For some, the biggest threat posed by coronavirus is the boredom of staying at home. But for the disabled, the sick, the elderly and the poor it raises a fear of something far worse. Kirsty Johnston talks to those most at risk from the current crisis.
When Madeline Fowler-Oates was 3 years old, her family nearly lost her. It wasn't the first time Maddie had been seriously ill - the Tauranga twin was born without a pituitary gland and at 3 weeks old caught a virus that left her with brain damage - but it was terrifying all the same.
At that moment, her mum, Nikki, wanted to pull Maddie out of daycare, to keep her bubbly, music-loving daughter at home, where she would be safe.
"I wanted to wrap her in cotton wool. But then I had to think, what's that going to do to her quality of life?" Nikki says. "And so I tried to be pragmatic because if I was to spend every day avoiding things that could hurt her I would put her in a bubble. But right now...it's hard."
As coronavirus bears down, children like Maddie - as well as the elderly, the disabled and the marginalised - are among those most at risk.
Because the 8-year-old's body doesn't produce enough steroids, it would struggle badly to fight off a virus. And so life right now - a life that is already filled with many more struggles than it should be - is extremely scary for everyone who loves her.
"It can get very overwhelming. I think a lot of people with six family members - we have five children - know inevitably they'll lose a loved one and things like this make you face it again and again. And that makes it hard to remain functional. All I want to do right now is to hide," Nikki says.
"But I'm trying to keep calm. I'm trying to keep myself from snowballing."
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Maddie's family is already accustomed to keeping her safe. The family gets flu vaccinations religiously. They're vigilant with hand-washing. They keep her home if there's widespread illness - like the measles epidemic last year.
"The best protection for Maddie is to try and keep a safety net around her," Nikki says. So they're prepared on that front (although an order of masks has already been turned down because there were none left).
But there are other anxieties. Maddie has carers that come to the home every day to help her get ready for school and for bed. Both she and her twin, Felix, go to respite care each fortnight. If they're suddenly isolated, those will have to stop.
"I know if we start thinking about isolating from school and social situations then I have to say what about therapists? And paediatric appointments? It's quite big," Nikki says.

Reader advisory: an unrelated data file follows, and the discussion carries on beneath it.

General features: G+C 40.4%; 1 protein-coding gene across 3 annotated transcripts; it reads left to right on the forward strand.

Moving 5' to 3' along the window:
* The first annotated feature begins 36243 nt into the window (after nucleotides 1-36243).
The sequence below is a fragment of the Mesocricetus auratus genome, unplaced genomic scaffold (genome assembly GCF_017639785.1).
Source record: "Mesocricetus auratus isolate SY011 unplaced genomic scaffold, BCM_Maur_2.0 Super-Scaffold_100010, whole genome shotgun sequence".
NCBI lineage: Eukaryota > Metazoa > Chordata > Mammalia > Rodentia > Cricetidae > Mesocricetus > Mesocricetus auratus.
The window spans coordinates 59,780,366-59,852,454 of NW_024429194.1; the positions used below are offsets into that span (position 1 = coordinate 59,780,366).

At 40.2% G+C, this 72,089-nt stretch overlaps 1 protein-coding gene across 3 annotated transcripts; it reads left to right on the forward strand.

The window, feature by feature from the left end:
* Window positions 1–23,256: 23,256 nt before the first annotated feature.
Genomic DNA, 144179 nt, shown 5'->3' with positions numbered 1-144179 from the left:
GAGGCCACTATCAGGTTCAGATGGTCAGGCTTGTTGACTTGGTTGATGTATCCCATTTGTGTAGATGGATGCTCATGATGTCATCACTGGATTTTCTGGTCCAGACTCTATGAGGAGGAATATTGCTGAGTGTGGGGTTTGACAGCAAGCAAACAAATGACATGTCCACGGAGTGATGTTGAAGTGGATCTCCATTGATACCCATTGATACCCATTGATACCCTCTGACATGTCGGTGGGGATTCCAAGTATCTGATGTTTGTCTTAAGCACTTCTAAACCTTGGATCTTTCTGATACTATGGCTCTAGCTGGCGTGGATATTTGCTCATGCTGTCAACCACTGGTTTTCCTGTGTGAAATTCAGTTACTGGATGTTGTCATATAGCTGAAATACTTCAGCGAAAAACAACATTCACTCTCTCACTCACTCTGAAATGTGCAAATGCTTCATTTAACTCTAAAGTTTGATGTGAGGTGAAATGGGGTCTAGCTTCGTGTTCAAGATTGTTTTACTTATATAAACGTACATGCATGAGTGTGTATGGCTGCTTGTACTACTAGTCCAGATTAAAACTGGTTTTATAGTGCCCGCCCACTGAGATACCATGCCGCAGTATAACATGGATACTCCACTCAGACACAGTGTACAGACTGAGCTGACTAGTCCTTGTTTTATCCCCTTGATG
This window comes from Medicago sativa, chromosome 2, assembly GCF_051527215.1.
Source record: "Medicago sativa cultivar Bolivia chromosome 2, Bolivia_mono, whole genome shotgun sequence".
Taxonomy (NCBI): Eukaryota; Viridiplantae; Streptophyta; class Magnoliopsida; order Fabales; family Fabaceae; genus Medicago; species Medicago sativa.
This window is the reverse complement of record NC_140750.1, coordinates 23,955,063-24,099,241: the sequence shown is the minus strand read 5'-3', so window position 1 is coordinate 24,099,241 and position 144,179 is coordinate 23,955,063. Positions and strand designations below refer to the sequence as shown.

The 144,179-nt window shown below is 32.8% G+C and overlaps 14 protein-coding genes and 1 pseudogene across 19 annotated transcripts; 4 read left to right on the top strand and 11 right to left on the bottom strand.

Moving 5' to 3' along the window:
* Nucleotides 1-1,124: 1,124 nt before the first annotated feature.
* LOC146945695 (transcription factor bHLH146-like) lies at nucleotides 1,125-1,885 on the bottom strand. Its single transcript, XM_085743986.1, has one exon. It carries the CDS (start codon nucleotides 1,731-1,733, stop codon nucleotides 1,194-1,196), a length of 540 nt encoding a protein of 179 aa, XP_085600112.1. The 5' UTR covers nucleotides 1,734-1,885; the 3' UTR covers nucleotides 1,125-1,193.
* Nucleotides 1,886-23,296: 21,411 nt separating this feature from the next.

And then there are even bigger things, like the carelessness of others. Not just their actions - refusing to self-isolate or to take care - but their words.
"That's the hardest, people saying it's not a big deal and only old people will die. They're so flippant. Or that we need a population reduction anyway. Um, that's eugenics," Nikki says.
It's not the first time she's heard it - during the measles epidemic the rhetoric was the same - even after the devastating death toll in Samoa. But Nikki says it still hurts, and people should be less selfish.
"You don't know your health isn't perfect until you know. I assumed my child Madeline was a perfect, healthy baby, and then she got really sick and I never thought that would happen," she says. "You don't know. And that goes for everyone. This might be the thing that tips the scales into a crisis. So we have to care for each other."
Donald: 'If everyone thought they were patient zero it would stop'
It was just after Christmas when Donald Bell was diagnosed with oesophageal cancer.
He'd been unable to swallow properly for a month. Despite that, the 73-year-old had done all the cooking over the holidays. At the time, he thought preparing food and being unable to eat it was just about the worst.
"When cooking, I'd have to taste things and spit it out. That's the thing I really miss. Decent food."
But even still, he'd give quite a lot to be back in his kitchen in Whāngārei cooking and not eating, or pottering around his garden pulling up weeds. Instead, he's staying at the Cancer Society's Domain Lodge in Auckland, having chemotherapy and radiotherapy, and watching uneasily as the coronavirus chaos unfolds.
"The effect of the chemo is that it knocks your immune system about. The oncologist explained that my immune system will be susceptible to viruses," he says. "So I'm taking precautions - if I'm out and about I don't touch things like banisters. Crossing the road I don't touch the button, I use my elbow, and washing my hands."
He's hoping that other people will follow the advice to do the same, to help protect people like him.
"I think the thing is a lot of people think it won't affect them. If they're young and healthy they could pick it up and not show symptoms but pass it on to someone vulnerable - and that's where the problems start."